UK Commons passes bill allowing complex fraud trials without juries

[JURIST] The UK House of Commons [official website] passed the Fraud (Trials Without a Jury) Bill [PDF text; backgrounder] 281-246 on its third reading Thursday, sending the bill to the House of Lords [official website]. The proposed bill will allow defendants in serious and complex fraud cases to be tried before a single High Court judge, subject to the approval of the Lord Chief Justice [official backgrounder]. The bill, introduced by Home Secretary John Reid [official profile; BBC profile] in November, is expected to face heavy opposition in the upper chamber.

The House of Lords defeated [JURIST report] a similar proposal in 2003, insisting on the value and historic tradition of the right to trial by jury. If the current bill is rejected by the Lords, the House of Commons has the option of passing the bill in the next session, which will then bypass the House of the Lords for the formality of Royal Assent. In June 2005, British Attorney General Lord Peter Goldsmith announced the latest government plan to abolish jury trials in complicated fraud cases [JURIST report] following the collapse of a fraud trial [Guardian report] earlier in the year, which was partly attributed to jury problems. BBC News has more.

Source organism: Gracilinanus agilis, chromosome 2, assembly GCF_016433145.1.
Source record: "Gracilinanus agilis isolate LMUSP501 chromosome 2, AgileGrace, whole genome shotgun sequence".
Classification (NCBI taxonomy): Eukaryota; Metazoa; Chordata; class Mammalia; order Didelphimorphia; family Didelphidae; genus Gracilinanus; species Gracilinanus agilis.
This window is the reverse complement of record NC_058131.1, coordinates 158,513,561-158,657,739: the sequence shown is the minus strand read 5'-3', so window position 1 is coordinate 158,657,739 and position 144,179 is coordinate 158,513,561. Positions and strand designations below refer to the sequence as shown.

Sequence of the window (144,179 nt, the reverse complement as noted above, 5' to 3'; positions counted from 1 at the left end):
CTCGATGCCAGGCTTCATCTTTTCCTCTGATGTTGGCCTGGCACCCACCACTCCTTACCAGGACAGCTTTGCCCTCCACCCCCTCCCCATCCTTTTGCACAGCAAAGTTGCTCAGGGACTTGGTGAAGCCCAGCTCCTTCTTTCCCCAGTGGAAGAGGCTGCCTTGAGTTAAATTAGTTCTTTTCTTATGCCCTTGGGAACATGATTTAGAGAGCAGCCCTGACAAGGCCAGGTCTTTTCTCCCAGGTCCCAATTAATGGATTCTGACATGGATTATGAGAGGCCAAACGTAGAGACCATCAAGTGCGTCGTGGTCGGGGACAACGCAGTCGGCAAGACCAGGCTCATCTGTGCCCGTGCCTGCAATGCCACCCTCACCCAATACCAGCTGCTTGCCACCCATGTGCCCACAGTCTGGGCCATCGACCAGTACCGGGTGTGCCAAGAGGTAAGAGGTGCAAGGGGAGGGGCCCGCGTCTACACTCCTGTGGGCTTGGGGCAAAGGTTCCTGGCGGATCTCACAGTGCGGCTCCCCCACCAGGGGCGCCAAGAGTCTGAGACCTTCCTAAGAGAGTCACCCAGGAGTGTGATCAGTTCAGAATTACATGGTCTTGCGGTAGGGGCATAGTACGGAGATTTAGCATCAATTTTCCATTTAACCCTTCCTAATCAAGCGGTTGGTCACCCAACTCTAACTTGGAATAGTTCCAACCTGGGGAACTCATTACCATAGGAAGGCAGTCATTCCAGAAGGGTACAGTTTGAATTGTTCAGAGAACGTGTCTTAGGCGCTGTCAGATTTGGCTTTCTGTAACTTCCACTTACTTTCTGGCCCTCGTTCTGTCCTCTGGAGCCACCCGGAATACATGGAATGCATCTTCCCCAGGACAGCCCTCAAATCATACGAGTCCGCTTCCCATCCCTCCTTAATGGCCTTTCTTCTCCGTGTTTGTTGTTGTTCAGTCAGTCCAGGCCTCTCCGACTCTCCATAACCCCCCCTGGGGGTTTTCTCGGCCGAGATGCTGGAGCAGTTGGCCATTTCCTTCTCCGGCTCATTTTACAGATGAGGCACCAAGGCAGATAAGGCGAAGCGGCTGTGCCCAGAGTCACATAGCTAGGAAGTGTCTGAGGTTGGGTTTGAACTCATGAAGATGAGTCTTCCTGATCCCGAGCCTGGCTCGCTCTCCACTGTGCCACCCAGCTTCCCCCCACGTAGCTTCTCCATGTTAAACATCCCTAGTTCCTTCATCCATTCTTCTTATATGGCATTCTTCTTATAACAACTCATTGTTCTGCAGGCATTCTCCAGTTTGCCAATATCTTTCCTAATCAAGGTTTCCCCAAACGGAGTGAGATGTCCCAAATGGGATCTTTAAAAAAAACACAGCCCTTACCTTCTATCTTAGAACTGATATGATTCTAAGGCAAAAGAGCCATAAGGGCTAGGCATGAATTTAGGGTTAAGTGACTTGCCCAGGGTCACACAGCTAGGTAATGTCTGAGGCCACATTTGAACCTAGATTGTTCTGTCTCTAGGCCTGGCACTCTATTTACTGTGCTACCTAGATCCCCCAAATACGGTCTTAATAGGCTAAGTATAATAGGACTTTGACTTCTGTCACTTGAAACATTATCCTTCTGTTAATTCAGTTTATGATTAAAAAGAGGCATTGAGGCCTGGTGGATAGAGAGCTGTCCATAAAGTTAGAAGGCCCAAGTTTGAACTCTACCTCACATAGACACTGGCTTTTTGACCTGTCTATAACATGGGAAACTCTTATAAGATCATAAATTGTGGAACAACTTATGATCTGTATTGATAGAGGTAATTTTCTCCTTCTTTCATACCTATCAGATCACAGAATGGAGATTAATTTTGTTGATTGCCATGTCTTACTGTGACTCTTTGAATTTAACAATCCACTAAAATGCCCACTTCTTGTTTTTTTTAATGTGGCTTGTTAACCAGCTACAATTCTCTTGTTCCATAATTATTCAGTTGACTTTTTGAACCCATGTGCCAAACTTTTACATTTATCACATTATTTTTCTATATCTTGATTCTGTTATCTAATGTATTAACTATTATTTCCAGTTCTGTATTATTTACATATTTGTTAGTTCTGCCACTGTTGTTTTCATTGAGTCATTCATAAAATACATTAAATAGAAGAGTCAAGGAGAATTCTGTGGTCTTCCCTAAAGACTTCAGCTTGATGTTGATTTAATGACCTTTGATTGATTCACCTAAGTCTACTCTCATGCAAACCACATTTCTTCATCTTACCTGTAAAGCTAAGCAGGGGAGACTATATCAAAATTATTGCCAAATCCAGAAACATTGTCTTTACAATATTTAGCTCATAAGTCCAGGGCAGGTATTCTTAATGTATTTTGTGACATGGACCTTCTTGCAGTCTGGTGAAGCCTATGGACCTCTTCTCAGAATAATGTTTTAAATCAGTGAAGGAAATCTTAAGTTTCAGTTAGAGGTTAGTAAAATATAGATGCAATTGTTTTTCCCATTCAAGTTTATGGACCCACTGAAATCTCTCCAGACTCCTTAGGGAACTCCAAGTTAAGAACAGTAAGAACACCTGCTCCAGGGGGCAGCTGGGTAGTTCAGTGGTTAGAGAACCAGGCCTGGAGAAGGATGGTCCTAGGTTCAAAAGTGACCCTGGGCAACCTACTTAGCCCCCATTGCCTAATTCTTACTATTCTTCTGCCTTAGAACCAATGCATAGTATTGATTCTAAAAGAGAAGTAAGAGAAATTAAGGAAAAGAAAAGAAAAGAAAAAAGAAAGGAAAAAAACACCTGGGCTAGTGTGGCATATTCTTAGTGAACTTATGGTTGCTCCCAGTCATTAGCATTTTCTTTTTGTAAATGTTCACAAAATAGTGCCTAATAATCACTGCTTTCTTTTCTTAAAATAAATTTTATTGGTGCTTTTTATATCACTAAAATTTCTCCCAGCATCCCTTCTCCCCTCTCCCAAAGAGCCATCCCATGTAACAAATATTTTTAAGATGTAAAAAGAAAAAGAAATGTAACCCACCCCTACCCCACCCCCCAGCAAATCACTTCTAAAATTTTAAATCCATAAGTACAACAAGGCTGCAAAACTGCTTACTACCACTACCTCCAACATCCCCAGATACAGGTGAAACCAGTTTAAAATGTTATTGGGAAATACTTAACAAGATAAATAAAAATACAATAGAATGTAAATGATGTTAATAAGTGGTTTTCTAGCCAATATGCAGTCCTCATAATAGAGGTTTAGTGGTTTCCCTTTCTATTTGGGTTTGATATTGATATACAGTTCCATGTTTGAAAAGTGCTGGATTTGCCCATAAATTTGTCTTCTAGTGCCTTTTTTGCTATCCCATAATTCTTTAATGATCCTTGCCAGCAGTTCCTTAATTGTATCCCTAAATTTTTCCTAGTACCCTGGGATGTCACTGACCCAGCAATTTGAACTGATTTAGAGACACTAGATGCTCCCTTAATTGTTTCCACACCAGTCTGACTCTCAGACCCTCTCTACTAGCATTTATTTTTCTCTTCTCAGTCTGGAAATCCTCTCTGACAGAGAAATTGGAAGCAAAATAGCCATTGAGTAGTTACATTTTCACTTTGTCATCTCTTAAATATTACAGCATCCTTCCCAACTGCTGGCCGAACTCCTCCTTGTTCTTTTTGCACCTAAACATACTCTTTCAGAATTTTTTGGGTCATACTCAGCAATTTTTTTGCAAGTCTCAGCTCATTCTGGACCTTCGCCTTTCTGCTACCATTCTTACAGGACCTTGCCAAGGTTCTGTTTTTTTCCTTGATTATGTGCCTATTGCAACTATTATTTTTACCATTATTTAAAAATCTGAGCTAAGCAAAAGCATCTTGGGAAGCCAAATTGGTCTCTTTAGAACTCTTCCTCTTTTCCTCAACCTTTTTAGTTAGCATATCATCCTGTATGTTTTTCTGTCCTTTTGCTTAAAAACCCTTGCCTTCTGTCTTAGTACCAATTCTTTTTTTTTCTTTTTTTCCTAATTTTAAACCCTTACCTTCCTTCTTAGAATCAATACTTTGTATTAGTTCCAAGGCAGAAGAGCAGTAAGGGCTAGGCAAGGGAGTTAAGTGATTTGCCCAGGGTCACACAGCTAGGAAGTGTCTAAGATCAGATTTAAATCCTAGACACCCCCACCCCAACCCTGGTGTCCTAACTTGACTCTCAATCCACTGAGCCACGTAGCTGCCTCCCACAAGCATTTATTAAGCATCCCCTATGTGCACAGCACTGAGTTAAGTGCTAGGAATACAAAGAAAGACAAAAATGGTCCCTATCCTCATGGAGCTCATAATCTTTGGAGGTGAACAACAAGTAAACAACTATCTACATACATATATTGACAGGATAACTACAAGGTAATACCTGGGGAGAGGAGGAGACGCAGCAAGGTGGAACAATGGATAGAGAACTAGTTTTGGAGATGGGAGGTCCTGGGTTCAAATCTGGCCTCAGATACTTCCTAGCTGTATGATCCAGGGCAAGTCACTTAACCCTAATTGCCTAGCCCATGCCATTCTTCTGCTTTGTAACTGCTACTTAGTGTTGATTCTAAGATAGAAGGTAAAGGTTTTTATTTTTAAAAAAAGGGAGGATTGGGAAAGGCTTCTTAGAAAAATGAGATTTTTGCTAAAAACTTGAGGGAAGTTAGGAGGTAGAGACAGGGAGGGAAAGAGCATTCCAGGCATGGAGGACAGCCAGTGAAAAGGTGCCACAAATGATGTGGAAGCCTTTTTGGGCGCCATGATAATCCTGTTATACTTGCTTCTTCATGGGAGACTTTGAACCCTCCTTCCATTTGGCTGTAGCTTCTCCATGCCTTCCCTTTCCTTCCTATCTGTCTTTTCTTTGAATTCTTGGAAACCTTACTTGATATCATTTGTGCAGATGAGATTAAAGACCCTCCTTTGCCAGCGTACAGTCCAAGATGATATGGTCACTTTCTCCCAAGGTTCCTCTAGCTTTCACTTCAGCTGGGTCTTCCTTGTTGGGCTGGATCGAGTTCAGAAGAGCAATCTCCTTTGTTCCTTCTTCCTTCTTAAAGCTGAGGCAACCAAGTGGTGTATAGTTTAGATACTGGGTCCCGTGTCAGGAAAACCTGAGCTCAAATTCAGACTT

About Paper Chase

Paper Chase is JURIST's real-time legal news service, powered by a team of 30 law student reporters and editors led by law professor Bernard Hibbitts at the University of Pittsburgh School of Law. As an educational service, Paper Chase is dedicated to presenting important legal news and materials rapidly, objectively and intelligibly in an accessible format.

© Copyright JURIST Legal News and Research Services, Inc., 2013.